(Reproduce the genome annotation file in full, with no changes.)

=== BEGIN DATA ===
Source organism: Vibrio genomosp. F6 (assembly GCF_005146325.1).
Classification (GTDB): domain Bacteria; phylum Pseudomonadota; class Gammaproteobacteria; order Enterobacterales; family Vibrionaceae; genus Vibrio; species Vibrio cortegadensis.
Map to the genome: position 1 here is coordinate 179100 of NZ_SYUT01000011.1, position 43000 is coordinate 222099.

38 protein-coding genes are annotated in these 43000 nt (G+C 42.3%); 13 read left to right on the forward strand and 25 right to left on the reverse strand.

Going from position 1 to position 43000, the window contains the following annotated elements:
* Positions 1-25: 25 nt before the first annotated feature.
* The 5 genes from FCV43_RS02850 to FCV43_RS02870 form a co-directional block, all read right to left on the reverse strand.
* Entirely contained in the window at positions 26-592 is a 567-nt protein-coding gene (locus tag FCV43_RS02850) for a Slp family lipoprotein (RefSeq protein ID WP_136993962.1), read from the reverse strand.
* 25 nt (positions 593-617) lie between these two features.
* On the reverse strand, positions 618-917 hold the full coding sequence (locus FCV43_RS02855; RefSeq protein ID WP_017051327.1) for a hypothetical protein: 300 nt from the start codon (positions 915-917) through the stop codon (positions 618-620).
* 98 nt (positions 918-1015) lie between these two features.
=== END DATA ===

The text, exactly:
Source organism: Vibrio genomosp. F6 (assembly GCF_005146325.1).
Classification (GTDB): domain Bacteria; phylum Pseudomonadota; class Gammaproteobacteria; order Enterobacterales; family Vibrionaceae; genus Vibrio; species Vibrio cortegadensis.
Map to the genome: position 1 here is coordinate 179100 of NZ_SYUT01000011.1, position 43000 is coordinate 222099.

38 protein-coding genes are annotated in these 43000 nt (G+C 42.3%); 13 read left to right on the forward strand and 25 right to left on the reverse strand.

Going from position 1 to position 43000, the window contains the following annotated elements:
* Positions 1-25: 25 nt before the first annotated feature.
* The 5 genes from FCV43_RS02850 to FCV43_RS02870 form a co-directional block, all read right to left on the reverse strand.
* Entirely contained in the window at positions 26-592 is a 567-nt protein-coding gene (locus tag FCV43_RS02850) for a Slp family lipoprotein (RefSeq protein ID WP_136993962.1), read from the reverse strand.
* 25 nt (positions 593-617) lie between these two features.
* On the reverse strand, positions 618-917 hold the full coding sequence (locus FCV43_RS02855; RefSeq protein ID WP_017051327.1) for a hypothetical protein: 300 nt from the start codon (positions 915-917) through the stop codon (positions 618-620).
* 98 nt (positions 918-1015) lie between these two features.